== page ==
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Research Papers

A Particle-Continuum Hybrid Framework for Transport Phenomena and Chemical Reactions in Multicomponent Systems at the Micro and Nanoscale

[+] Author and Article Information
Alessio Alexiadis

School of Chemical Engineering,
University of Birmingham,
Birmingham B15 2TT, UK
e-mail: a.alexiadis@bham.ac.uk

Duncan A. Lockerby

School of Engineering,
University of Warwick,
Coventry CV4 7AL, UK

Matthew K. Borg

Mechanical and Aerospace Engineering,
University of Strathclyde,
Glasgow G1 1XJ, UK

Jason M. Reese

School of Engineering,
University of Edinburgh,
Edinburgh EH9 3JL, UK

We call this technique of reducing the size of the computational domain “bonsai” from the Japanese practice of miniaturizing trees.

Manuscript received March 13, 2014; final manuscript received February 7, 2015; published online May 14, 2015. Assoc. Editor: L.Q. Wang.

J. Heat Transfer 137(9), 091010 (Sep 01, 2015) (6 pages) Paper No: HT-14-1130; doi: 10.1115/1.4030223 History: Received March 13, 2014; Revised February 07, 2015; Online May 14, 2015

The particle-continuum hybrid Laplacian method is extended as a framework for modeling all transport phenomena in fluids at the micro and nanoscale including multicomponent mass transfer and chemical reactions. The method is explained, and the micro-to-macro and macro-to-micro coupling steps are discussed. Two techniques for noise reduction (namely, the bonsai box (BB) and the seamless strategy) are discussed. Comparisons with benchmark full-molecular dynamics (MD) cases for micro and nano thermal and reacting flows show excellent agreement and good computational efficiency.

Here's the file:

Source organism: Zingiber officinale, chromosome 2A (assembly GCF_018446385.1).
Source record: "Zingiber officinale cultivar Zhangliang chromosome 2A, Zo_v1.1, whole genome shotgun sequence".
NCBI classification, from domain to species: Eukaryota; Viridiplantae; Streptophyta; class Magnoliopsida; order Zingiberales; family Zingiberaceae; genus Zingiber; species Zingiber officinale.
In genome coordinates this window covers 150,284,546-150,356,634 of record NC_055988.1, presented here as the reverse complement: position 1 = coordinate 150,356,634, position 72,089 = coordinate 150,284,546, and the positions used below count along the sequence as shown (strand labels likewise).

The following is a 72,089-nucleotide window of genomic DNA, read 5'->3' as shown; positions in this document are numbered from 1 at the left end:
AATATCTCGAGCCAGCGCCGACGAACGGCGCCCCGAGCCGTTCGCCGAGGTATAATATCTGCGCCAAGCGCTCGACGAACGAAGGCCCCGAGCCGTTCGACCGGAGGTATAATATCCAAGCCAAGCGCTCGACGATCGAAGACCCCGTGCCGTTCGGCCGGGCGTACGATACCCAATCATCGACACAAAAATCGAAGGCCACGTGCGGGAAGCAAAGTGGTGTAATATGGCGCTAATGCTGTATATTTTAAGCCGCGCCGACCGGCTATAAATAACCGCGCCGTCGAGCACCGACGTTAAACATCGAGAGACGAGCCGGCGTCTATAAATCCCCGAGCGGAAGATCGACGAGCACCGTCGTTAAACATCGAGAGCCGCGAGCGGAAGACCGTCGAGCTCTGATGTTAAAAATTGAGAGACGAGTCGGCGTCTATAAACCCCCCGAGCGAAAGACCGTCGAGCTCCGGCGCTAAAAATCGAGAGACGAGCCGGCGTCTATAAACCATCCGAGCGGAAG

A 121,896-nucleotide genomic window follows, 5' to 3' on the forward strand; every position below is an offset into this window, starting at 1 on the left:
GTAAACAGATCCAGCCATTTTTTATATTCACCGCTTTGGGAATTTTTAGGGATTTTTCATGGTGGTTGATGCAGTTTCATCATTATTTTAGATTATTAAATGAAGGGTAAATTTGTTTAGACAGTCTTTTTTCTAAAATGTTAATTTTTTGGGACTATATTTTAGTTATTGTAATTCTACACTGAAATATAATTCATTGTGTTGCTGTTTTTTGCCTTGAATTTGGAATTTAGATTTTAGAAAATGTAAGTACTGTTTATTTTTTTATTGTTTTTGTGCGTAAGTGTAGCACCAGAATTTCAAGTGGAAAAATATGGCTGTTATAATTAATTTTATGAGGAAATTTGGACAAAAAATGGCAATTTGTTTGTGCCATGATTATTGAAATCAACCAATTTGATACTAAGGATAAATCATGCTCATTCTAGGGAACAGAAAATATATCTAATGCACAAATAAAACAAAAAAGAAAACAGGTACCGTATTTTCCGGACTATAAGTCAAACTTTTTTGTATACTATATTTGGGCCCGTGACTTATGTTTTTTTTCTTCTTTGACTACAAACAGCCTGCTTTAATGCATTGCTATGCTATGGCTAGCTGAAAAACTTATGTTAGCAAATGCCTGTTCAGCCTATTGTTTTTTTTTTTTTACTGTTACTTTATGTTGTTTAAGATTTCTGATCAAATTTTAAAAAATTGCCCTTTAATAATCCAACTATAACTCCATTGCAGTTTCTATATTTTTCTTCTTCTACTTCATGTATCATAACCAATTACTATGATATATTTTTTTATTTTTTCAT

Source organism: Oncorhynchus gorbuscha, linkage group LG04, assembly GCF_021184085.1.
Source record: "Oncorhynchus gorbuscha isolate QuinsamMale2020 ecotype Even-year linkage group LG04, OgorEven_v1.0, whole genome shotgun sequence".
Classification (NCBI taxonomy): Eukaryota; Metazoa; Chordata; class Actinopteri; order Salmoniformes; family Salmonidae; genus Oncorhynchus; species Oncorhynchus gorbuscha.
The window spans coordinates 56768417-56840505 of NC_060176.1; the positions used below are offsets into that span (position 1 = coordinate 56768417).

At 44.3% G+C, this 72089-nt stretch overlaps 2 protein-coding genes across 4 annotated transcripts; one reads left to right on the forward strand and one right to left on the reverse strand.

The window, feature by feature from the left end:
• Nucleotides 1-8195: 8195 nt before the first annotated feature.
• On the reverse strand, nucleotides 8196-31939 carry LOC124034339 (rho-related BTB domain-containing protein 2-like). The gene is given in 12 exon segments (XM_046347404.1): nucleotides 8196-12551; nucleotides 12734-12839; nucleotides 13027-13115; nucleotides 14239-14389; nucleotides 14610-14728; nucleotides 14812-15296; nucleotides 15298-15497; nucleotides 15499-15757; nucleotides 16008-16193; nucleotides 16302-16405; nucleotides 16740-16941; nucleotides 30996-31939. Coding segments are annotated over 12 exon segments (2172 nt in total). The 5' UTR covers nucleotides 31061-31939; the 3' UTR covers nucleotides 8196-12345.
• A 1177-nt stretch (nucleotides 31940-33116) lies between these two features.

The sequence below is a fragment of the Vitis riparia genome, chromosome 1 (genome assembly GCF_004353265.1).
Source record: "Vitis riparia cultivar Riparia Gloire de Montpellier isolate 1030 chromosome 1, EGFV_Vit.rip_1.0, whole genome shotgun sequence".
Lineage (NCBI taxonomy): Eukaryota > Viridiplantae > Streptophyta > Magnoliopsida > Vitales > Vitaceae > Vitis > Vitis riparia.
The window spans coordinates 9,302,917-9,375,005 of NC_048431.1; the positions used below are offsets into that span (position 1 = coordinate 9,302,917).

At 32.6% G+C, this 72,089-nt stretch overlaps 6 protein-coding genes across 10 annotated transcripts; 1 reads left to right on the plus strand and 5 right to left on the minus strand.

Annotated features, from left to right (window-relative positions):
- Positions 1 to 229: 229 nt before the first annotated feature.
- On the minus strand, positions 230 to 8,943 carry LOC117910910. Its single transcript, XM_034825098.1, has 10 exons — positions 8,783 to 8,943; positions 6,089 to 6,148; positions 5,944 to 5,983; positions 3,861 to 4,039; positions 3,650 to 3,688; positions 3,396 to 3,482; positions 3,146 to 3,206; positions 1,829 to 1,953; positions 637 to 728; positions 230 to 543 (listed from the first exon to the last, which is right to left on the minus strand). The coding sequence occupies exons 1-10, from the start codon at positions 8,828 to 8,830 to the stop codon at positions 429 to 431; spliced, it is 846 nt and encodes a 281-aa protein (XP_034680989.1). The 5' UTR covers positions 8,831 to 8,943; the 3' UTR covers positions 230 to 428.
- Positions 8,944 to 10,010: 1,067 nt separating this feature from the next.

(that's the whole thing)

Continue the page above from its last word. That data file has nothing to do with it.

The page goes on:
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References

Figures

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Fig. 1

Schematic representation of the hybrid approach in a channel flow configuration

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Fig. 2

Schematic of the BB technique: combining multiple MD simulations as a single larger MD simulation with boundary conditions and internal constraints

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Fig. 3

Comparison between streaming velocity results obtained with full-MD and the hybrid method (case 1, nonisothermal Poiseuille flow)

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Fig. 4

Comparison between temperature results obtained with full-MD and the hybrid method (case 1, nonisothermal Poiseuille flow)

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Fig. 5

Comparison between mass fraction results for species A in the mixture obtained with full-MD and the hybrid method (case 2, isothermal stagnant flow)

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Fig. 6

Comparison between mass fraction results for species A in the mixture obtained with full-MD and the hybrid method (case 3, radioactive decay)

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Fig. 7

Comparison between mass fraction results for species A in the mixture obtained with full-MD and the hybrid method (case 4, first-order chemical reaction)

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Fig. 8

Comparison between mixture temperatures obtained with full-MD and the hybrid method (case 5, exothermal chemical reaction)

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